Several more trips to Moscow were needed before the KAPD was admitted into the CI as a sympathising organisation, participating on this basis at the Third Congress of the CI in n1921.

Appel was active wherever the KAPD or the parallel ‘Workers’ Union’, the AAUD, sent him. He was responsible for the AAU’s weekly Der Klassenkampf in the Ruhr, where he remained until November 1923.

At the Third Congress of the CI in 1921, Appel, Meyer, Scwab and Reichenbach were delegated to conduct the final negotiations in the name of the KAPD and to oppose the growing opportunism of the CI. They tried in vain, along with delegates from Bulgaria, Hungary, Luxemburg, Mexico, Spain, Britain, Belgium and the USA , to form a left opposition. At the end of the Congress, ignoring the sarcasms of Bolshevik or KPD delegates, Jan Appel, under the pseudonym Hempel, underlined some of the questions posed for the world revolution: “the Russian comrades are not supermen and they need a counter-weight. This counterweight should be a Communist International which has liquidated all tactics of compromise, of parliamentarism and using the old trade unions”.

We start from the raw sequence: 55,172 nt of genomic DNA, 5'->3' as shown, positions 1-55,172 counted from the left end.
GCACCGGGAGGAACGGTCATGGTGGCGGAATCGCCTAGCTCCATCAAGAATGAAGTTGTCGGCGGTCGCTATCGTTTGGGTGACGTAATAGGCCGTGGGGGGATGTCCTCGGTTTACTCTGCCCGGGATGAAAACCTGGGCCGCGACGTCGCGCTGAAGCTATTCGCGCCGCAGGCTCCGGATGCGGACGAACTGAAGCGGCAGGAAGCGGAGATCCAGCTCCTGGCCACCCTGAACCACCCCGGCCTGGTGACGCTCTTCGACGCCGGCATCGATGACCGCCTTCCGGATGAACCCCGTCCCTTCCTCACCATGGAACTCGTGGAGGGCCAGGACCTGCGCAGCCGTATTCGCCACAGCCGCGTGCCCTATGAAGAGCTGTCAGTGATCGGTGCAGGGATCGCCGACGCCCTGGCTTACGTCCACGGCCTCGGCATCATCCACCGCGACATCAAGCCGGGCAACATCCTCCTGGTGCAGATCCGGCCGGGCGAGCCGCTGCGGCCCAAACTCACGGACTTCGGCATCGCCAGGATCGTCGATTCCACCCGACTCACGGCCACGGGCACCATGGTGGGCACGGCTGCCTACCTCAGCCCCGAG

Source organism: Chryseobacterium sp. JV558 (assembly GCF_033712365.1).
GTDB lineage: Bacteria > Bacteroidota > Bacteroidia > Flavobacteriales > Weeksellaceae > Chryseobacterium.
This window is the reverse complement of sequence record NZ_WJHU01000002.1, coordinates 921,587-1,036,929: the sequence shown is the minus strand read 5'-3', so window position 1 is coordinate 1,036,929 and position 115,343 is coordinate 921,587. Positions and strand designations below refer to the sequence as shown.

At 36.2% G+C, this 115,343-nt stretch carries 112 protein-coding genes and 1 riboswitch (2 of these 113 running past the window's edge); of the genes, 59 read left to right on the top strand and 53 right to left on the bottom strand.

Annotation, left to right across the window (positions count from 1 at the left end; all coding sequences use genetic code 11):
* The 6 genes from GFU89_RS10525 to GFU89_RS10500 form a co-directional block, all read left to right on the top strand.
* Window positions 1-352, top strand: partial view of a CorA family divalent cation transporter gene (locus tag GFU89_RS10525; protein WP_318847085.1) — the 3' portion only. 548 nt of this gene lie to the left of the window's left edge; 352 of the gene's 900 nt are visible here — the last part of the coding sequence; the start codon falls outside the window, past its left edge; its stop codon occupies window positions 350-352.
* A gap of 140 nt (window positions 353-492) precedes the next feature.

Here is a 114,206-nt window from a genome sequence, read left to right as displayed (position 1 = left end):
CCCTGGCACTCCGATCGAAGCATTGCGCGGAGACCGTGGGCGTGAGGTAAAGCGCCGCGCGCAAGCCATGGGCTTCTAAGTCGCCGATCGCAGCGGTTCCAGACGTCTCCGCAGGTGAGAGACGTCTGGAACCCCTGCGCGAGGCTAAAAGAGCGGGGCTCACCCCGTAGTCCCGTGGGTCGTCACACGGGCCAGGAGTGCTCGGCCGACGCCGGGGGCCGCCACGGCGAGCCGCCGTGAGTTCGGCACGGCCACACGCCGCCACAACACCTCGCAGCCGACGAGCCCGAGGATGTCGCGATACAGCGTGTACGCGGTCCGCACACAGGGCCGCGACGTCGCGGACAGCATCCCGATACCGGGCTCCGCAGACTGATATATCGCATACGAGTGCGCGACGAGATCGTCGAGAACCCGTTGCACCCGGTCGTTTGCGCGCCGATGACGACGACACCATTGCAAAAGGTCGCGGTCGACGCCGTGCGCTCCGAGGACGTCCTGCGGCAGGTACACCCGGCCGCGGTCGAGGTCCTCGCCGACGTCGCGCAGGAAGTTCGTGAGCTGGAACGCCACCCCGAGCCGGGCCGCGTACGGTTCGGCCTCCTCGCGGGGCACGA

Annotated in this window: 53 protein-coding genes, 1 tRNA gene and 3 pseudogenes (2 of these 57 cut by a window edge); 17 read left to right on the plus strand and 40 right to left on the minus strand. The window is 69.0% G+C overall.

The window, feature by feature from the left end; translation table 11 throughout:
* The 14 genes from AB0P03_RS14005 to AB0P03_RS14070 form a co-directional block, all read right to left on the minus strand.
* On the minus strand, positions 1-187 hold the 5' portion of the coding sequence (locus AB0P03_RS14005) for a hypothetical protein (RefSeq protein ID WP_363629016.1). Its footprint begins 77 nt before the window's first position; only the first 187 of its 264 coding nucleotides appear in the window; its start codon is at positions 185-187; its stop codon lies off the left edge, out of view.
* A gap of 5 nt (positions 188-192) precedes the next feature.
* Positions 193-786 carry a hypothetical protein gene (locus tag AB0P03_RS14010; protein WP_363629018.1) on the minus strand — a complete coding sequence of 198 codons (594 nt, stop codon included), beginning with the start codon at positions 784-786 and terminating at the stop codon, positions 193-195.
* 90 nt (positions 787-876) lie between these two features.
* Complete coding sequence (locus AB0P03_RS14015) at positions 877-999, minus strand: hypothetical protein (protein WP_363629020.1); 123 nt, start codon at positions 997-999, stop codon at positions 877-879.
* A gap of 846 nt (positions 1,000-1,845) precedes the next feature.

Until the end of his days, Jan Appel was convinced that “only the class struggle is important”. We continue his fight.   MW 29/9/10


[1]. The harsh difficulties faced by the Bolshevik party and the working masses at both the economic and military level were to result in the justification of grave errors: the massacre of the insurgent workers at Kronstadt in 1921 and the military offensive against the Makhno movement in the Ukraine. While certain parts of the Bolshevik party correctly opposed these errors, Trotsky was not one of them, and was indeed one of the main artisans of these acts of repression.


[2]. Robert Coulondre, the ambassador of France to the Third Reich, provides an eloquent testimony to this in his description of his last meeting with Hitler, just before the outbreak of the Second World War. Hitler was boasting about the pact he had just signed with Stalin. He outlined a grandiose panorama of his coming military triumphs. In reply the French ambassador tried to appeal to his reason and spoke to him of the social tumult, the risk of revolution that would be brought about by a long and murderous war, resulting in the destruction of all the belligerent governments: “You think of yourself as the victor, but have you thought about another possibility: that the victor could be Trotsky?”